Remember country-of-origin labeling (COOL), that ill-conceived notion turned into a burdensome but toothless law?

The World Trade Organization (WTO) has sided with Canada and Mexico in those nations' complaint against the U.S.; basically that COOL violates WTO rules on trade by unfairly discriminating against cattle and beef imported into the U.S. that originates with those trading partners.

In its preliminary ruling, WTO determined that U.S. COOL requirements violate provisions of WTO’s agreement on Technical Barriers to Trade (TBT). The WTO ruled U.S. COOL requirements do not fulfill the stated U.S. objective of helping inform consumers of the origin of meat and, consequently, violate the TBT agreement.

By way of review, in 2008, the U.S. Congress passed the Food, Conservation and Energy Act, which imposed mandatory COOL for beef and other meats. Canada and Mexico initiated the WTO case six months after the act was passed.

Proponents of COOL declared that the law would cost next to nothing, while U.S. consumers would fall over themselves choosing U.S. product rather than that from Mexico and Canada. Less publicly, the notion was also that COOL would serve as a barrier to cattle imports from Canada and Mexico.

“Proponents of COOL have always believed that restricting imports of Mexican and/or Canadian feeder cattle will decrease the supply of feeder cattle in the U.S. and increase the price of U.S.-origin feeder cattle. In reality, reducing the number of cattle in the marketplace also reduces the infrastructure of the U.S. beef industry,” says Bill Donald, a Montana rancher serving as president of the National Cattlemen’s Beef Association (NCBA). “The ultimate result of such an action is that the value of all feeder cattle in Mexico, the U.S. and Canada are reduced. We all lose. The truth is, in this global economy, a rising tide floats all boats. Shrinking the size and scope of our industry only serves to cripple us for the future.”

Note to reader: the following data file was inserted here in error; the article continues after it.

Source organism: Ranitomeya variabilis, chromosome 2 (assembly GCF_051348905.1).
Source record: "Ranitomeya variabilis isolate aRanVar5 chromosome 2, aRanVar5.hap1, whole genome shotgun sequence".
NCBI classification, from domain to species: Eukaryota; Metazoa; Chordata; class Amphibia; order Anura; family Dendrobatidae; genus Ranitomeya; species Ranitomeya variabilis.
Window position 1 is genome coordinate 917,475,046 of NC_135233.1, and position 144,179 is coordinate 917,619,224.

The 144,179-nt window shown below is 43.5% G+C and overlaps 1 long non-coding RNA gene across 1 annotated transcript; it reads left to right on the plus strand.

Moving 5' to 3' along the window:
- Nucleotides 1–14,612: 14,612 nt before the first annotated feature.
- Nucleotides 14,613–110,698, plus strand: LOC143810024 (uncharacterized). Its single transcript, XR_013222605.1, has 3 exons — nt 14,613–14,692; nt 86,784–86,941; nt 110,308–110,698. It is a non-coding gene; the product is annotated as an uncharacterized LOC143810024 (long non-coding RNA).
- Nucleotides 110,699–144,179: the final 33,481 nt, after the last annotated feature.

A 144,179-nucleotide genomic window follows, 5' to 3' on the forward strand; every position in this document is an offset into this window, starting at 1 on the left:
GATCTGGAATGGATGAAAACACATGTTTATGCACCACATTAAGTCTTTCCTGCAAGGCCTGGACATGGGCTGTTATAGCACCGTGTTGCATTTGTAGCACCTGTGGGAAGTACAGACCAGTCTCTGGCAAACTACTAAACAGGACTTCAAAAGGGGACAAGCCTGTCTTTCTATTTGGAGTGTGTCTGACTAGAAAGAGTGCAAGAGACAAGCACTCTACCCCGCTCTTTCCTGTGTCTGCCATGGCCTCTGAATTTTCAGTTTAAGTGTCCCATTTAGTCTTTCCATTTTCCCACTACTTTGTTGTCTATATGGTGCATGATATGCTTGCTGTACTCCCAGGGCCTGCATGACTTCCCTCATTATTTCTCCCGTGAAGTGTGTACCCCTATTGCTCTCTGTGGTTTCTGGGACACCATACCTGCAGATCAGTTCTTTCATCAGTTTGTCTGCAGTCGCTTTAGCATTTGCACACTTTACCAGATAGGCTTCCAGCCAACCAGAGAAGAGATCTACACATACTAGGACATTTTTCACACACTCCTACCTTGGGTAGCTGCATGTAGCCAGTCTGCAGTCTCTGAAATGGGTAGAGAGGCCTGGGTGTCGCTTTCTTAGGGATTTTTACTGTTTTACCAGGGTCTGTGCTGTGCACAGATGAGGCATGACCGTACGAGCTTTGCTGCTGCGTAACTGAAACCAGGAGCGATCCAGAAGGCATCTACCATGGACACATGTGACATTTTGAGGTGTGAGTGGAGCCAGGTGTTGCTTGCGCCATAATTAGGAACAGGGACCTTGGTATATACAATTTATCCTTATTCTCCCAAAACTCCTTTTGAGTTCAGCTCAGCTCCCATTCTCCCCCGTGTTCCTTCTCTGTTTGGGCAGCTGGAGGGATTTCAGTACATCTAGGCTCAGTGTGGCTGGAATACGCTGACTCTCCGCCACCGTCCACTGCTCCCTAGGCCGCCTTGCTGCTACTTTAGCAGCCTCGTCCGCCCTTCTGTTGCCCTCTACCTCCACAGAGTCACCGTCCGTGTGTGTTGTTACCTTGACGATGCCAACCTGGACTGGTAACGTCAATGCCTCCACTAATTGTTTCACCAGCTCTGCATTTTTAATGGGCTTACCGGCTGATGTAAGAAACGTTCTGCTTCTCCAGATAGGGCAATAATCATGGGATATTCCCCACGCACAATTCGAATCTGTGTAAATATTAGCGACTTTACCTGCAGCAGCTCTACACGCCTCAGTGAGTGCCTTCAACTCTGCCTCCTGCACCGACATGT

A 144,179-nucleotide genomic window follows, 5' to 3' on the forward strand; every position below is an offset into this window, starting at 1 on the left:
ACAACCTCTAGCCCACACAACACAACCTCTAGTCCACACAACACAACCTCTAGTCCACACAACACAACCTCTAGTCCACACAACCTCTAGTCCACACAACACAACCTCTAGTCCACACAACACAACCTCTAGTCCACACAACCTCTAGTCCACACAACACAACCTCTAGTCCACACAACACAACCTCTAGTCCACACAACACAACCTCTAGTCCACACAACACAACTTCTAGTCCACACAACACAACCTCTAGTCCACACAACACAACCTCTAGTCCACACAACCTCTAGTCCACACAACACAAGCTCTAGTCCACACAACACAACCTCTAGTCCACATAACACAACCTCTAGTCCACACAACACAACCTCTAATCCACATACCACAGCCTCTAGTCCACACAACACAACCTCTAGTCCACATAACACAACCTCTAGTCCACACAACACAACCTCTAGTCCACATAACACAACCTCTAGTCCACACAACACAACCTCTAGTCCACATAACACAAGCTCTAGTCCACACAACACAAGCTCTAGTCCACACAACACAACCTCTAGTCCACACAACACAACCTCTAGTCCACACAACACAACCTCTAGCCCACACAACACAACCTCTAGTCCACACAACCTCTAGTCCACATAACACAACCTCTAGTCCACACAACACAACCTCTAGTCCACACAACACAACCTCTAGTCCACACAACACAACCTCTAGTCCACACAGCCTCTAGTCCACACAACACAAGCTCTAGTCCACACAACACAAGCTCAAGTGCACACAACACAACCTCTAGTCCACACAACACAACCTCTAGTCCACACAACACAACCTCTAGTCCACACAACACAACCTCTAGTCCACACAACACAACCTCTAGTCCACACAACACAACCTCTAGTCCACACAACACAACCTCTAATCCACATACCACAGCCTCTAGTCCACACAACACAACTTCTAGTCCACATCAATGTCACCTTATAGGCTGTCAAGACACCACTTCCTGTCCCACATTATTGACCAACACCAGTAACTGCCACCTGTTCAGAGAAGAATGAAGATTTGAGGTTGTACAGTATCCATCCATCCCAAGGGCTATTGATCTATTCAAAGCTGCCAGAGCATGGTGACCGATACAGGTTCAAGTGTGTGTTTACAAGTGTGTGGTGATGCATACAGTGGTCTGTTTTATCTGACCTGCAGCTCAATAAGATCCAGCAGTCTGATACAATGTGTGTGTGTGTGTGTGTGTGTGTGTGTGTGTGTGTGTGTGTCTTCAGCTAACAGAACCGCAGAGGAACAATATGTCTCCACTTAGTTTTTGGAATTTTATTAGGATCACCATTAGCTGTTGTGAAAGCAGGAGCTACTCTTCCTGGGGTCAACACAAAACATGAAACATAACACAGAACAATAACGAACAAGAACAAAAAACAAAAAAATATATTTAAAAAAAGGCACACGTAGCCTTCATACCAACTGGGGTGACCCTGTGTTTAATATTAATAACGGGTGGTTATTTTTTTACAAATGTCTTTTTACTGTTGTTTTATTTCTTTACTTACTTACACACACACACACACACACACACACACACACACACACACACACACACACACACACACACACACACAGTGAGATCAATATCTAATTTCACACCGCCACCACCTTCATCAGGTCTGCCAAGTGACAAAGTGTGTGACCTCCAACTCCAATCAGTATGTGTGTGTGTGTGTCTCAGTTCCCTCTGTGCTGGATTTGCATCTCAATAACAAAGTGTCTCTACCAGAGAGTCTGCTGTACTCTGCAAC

Opponents of COOL – including NCBA and other mainstream livestock organizations – said it would cost a bundle and would make no difference with consumers other than confusing them. Besides which, they pointed out, the law as written, without an effective industry-wide livestock ID and trace-back program, was meaningless.

“This ruling is unfortunate for the U.S. government but the consequences of a poor decision have been revealed. We fully support WTO’s preliminary ruling,” Donald says. “It's also very important to note that this ruling is very much preliminary and all of the details are not yet known.”

WTO will reportedly make the ruling public sometime in September. The U.S. will then have two months to decide whether to appeal the ruling.